Not long after I began working in the Los Angeles office of Daily Racing Form in the early 1980s I paid a visit to my parents, who at the time were living near Seattle. They weren't horse racing fans but became interested because of my job, which they didn't understand since they'd never seen a copy of the paper that, at the time, was the only source of past performance information at American racetracks. We went to now-defunct Longacres one weekend afternoon and grabbed some unreserved seats in the grandstand. I got programs and copies of the Form, which my parents were stunned to learn cost $1.50 each. It was time for a session of Handicapping 101, and I explained that each horse's past performances were very much like the statistics on the back of a baseball card, and that Daily Racing Form had a monopoly on those statistics. If you wanted to make an informed wager, you needed to buy the Form.
“It's a very profitable business,” I assured them, and it was. Walter Annenberg owned the Form, along with the essential TV Guide and Seventeen magazine for adolescent girls. They were all part of what was known as Triangle Publications, a privately held company that helped make Annenberg a billionaire.
My father was very analytical and a no-nonsense kind of guy. “Okay, I get it,” he said. “But what do you do for the paper?”
I explained that I edited the stories that appeared on the front and other editorial pages, wrote the headlines and captions, and did some of the handicapping that appeared under the Sweep, Hermis, Handicap, or Analyst pseudonyms.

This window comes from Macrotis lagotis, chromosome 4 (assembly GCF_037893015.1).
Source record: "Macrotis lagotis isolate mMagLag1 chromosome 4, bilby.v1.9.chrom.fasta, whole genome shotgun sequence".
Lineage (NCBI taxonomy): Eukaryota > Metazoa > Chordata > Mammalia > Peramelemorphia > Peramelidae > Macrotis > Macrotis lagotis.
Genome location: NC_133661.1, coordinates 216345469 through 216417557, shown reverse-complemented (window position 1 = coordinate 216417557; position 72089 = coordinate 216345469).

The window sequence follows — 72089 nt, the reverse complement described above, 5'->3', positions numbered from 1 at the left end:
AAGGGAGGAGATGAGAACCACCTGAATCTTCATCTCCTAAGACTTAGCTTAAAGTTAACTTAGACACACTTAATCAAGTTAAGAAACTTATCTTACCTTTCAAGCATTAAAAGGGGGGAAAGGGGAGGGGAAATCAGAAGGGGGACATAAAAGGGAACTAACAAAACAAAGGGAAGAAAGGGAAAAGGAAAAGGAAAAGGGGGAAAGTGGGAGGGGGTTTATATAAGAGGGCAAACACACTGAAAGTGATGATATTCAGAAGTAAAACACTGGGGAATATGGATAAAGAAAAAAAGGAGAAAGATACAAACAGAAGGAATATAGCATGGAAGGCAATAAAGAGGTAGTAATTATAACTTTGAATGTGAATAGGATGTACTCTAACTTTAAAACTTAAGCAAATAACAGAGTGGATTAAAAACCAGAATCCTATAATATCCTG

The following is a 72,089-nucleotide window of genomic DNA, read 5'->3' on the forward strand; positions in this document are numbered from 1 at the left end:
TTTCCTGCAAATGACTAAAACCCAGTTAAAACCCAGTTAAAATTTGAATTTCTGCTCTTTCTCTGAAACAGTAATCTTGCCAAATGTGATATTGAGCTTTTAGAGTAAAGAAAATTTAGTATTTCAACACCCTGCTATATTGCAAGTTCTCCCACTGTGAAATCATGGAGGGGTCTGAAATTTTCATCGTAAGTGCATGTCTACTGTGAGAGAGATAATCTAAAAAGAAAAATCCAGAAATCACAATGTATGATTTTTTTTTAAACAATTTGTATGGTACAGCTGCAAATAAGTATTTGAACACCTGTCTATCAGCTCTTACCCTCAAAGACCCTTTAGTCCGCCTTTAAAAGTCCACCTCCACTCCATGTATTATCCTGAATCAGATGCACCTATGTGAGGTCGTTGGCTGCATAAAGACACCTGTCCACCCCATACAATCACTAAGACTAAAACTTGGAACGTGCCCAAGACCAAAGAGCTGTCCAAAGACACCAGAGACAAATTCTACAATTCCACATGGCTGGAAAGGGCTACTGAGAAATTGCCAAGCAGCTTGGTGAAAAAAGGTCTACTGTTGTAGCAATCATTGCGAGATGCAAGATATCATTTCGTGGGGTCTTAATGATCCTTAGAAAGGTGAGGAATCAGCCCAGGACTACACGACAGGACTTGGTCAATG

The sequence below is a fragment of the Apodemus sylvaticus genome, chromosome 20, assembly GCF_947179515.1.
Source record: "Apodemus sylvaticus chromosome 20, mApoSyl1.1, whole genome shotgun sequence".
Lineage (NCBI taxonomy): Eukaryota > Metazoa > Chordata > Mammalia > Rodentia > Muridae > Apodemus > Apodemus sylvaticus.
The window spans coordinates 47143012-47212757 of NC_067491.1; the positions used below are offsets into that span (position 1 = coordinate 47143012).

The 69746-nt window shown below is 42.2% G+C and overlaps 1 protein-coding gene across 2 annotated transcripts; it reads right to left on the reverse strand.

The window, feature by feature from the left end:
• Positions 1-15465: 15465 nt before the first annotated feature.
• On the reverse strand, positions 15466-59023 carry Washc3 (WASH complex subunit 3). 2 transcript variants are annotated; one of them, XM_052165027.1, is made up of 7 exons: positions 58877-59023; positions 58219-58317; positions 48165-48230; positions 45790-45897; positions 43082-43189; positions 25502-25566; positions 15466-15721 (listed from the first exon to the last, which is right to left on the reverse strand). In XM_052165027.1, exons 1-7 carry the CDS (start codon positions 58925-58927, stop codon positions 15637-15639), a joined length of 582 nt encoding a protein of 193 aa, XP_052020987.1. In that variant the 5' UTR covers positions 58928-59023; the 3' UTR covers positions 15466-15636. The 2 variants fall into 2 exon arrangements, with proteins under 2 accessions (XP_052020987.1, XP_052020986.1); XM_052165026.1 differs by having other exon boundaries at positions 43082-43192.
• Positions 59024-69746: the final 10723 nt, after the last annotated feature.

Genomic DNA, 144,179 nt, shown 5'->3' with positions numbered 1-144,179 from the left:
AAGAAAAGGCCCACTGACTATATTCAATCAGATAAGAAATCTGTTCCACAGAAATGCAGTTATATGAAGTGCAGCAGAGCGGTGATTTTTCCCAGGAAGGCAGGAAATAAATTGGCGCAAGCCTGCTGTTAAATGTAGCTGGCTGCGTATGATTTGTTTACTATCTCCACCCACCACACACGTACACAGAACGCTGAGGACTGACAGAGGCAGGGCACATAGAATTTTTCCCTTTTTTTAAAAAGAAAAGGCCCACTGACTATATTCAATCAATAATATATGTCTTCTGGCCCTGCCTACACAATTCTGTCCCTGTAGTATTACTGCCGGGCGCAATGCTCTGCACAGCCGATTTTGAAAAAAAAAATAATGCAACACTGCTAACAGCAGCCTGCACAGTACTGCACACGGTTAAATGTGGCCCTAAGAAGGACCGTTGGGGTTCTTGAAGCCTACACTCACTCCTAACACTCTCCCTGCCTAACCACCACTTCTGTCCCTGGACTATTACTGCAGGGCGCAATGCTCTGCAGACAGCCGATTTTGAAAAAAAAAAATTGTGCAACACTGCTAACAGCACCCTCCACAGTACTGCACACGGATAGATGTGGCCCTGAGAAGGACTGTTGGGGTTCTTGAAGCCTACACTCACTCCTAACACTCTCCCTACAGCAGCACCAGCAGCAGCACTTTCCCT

As I was puffing out my chest in great pride, a group of horseplayers sat down in front us, each of them with a Daily Racing Form. They pulled off the first several pages, folded them into the slats of their seats and sat down. All of my hard work turned out to be nothing more than a seat saver!
“Useful,” my dad said with a smile, pointing to other seats in the area that were saved by the front pages of the paper.
Truth is, all of us who worked at the Form knew the “guts” of the paper – the past performances – were the reason people bought this most expensive daily newspaper in America.
I thought of that Longacres experience yesterday when a mini-storm erupted on Twitter and some social networking sites because Daily Racing Form started charging $10 per month for much of the online editorial content that goes into the printed daily product.
Times have changed.
First of all, the Daily Racing Form charges a bit more than $1.50. It's been so long since I've purchased one (I get past performances online now), I have no idea what their current cover price is. I did read in one online forum that, along with charging for its editorial content, Daily Racing Form has downsized its paper product to a smaller size (without downsizing the price). I don't think it's quite as profitable as it was during its monopolistic era.
Racetracks are mostly empty these days. There's no need to slip a newspaper into the slats of a grandstand seat to save it.
If my dad were still around, he'd probably just bring his iPad to the track.
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